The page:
Newlyweds Michael Bof and Cynthia Reese. (Photos:Mark Riggs/Akron General) Last week, an Ohio hospital transformed into a full-service wedding hall for a pregnant patient's special day. Nurses became wedding planners, patients provided bridal accessories, and the gift shop catered the whole affair. Just hours later, the bride became a patient again when the staff delivered her baby.
It wasn't every bride's fantasy venue, but for Cynthia Reese it was perfect.
"Everything went so well with the wedding, that the baby wanted to come see it too," joked the exhausted new mom during a phone interview with Yahoo! Shine.
Reese, 27, was seven months pregnant last Monday when her water broke.
"I was mopping up the floor at work when it happened," says the Aeropostale sales assistant. "It was really terrifying."
She immediately checked in to Akron General Medical Center for fetal monitoring as doctors tried to slow down her contractions. She was put on bed rest and checked into the hospital for the duration of her pregnancy. The biggest concern for Reese and her fiancé, Michael Bof, was having a healthy baby. But the early delivery also meant they wouldn't be married as they'd hoped when the baby arrived.
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"We couldn't afford anything so we were just going to go to the court before the baby came, and make it official," says Reese, who discovered she was pregnant three weeks after getting engaged. "I just wanted to be married."
Since Reese couldn't make it to court, Bof brought the judge to his bride, and coordinated with the hospital to hold a brief ceremony in the on-site chapel. It was supposed to be a low-key thing, until staff at the hospital stepped it up a notch.
"All the nurses on floor that helped me with the wedding," says Reese. "As soon as my one nurse, Melody, found out I was going to wear my hospital gown to the ceremony, she was like 'Oh no girl.'"
"I thought about doing something long with a train, but the sheet was too thin," senior nurse tech Melody White told the Akron Beacon Journal. Using safety pins she fashioned a white sheet into a toga and wrapped a blue vitals monitor belt around her waist for a sash. Another patient on the floor offered up some baby's breath, from her own flower arrangement, for the bride's hairpiece.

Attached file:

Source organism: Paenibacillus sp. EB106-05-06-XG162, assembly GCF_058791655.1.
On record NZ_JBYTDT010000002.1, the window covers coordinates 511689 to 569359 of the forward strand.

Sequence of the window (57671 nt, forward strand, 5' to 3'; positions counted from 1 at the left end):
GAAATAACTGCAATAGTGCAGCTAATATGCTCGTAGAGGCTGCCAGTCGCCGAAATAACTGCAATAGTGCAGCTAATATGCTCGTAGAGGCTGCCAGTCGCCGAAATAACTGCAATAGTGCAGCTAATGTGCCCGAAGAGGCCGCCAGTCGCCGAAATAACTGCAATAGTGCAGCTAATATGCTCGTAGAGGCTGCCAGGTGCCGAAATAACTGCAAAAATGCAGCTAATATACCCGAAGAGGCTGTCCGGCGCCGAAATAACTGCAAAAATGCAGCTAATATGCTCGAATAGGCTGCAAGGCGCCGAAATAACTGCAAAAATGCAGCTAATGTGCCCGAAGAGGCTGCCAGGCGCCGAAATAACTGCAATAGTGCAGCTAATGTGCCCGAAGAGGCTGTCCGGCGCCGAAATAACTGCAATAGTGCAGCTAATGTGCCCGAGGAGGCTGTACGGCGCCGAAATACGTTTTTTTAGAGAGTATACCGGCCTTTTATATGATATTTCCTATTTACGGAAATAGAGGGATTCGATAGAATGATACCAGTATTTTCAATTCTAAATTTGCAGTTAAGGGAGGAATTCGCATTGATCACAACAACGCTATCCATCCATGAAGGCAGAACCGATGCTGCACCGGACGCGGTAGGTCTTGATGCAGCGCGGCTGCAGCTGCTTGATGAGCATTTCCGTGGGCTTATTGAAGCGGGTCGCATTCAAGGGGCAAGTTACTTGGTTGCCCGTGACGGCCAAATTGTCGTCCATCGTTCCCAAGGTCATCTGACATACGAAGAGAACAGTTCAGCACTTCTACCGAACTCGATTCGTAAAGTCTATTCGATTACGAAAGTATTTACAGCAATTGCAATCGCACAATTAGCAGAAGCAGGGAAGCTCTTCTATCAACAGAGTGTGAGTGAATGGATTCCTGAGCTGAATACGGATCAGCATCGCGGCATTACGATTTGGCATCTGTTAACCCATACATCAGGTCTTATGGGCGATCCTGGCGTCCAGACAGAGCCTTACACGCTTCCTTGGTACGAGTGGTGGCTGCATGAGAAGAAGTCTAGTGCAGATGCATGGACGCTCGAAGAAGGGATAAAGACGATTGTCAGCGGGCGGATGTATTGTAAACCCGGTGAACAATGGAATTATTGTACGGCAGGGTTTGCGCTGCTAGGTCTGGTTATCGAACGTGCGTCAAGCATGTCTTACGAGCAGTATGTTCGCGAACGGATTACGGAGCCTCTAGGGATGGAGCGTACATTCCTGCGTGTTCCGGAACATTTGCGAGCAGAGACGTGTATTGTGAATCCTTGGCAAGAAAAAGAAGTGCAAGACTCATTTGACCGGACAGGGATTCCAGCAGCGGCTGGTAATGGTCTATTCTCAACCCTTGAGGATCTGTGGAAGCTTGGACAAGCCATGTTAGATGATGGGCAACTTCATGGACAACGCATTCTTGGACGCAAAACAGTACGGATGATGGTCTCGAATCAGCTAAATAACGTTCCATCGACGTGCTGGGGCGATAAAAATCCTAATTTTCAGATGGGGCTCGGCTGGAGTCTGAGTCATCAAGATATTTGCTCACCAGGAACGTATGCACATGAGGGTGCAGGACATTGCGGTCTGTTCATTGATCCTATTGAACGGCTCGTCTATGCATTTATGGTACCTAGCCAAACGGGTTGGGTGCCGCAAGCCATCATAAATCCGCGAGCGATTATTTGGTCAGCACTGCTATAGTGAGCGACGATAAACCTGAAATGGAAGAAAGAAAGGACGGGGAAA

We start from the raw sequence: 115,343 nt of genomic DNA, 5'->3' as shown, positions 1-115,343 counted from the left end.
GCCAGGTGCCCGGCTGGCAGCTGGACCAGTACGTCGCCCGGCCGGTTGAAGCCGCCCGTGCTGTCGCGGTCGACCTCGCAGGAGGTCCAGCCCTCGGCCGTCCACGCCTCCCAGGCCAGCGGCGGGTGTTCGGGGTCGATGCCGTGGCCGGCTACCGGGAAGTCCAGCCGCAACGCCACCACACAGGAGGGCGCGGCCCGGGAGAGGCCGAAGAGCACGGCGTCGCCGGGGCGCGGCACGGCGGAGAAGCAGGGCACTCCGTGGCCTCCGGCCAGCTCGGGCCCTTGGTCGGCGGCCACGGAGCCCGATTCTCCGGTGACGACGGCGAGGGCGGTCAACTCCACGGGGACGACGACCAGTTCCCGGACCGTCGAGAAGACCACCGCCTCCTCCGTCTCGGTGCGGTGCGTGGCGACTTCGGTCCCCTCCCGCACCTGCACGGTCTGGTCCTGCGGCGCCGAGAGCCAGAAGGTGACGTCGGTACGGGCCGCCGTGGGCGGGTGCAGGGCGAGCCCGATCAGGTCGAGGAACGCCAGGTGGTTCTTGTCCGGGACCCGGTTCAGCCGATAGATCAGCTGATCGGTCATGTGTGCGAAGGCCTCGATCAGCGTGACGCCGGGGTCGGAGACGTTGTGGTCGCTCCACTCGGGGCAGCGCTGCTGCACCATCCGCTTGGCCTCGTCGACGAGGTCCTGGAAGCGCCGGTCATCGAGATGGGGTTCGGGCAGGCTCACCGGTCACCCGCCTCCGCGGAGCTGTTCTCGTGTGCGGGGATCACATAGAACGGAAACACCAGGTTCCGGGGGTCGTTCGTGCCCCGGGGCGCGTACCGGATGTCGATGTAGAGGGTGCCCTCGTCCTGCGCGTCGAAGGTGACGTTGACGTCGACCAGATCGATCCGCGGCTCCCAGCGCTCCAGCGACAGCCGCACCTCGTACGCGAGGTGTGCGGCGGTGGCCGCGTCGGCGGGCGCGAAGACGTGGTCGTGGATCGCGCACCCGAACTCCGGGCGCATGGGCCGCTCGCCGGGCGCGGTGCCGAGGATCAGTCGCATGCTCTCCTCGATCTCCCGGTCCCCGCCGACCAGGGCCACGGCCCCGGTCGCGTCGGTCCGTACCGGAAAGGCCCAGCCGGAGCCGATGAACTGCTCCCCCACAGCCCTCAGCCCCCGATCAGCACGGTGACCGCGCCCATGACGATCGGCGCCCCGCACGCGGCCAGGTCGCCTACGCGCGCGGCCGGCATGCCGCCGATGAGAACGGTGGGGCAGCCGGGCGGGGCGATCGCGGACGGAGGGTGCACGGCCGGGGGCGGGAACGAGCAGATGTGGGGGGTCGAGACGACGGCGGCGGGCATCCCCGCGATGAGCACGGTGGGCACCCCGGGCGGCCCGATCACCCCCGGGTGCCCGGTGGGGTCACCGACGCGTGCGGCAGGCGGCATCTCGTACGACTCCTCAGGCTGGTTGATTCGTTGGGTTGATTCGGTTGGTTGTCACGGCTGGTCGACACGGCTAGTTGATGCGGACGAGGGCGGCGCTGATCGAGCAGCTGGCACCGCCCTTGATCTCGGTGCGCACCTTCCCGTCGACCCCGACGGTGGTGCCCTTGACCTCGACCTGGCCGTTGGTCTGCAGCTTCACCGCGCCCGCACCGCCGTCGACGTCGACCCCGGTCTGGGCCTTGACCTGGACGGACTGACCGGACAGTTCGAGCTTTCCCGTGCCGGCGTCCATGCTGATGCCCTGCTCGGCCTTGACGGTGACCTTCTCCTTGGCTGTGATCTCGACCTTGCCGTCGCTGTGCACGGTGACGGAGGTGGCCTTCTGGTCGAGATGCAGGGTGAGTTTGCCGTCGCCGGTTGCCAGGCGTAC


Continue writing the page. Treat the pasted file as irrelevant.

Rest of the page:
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Meanwhile, the dietary department kicked in some brownies as a cake. The gift shop donated chips and dip, and provided decorations for the reception in Reese's room. One of the nurses found a bridal cake-topper in the gift shop. Someone in the medical photography department was called into be the wedding photographer. A visitor even played the Wedding March on the lobby piano as the bride was wheeled into the chapel.Nurse Melody White shows Cynthia the gift shop figurine she found for the wedding.
"I can't believe I didn't have to pay for a wedding," says the astonished bride.
The next day, it was back business when the new bride became a new mom. Michael Frederick Bof II was born on Thursday, weighing in at 4 pounds, 12 ounces. "He came out crying, which we didn't expect—it was a miracle," says Reese.
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Because of his early arrival, little Michael is staying on at Akron General for the next two to three weeks. The newlyweds are spending most of their time in the hospital with their newborn. Unfortunately, Akron General doesn't do honeymoon packages. "We'd like to take a real honeymoon down the road, but we've got a little guy now," says Reese. "You know how life is."
For now, her only post-wedding plan involves finding a place in her closet for her bedsheet bridal gown.
"I'm totally going to keep it," she says. "It's the cheapest wedding dress ever made."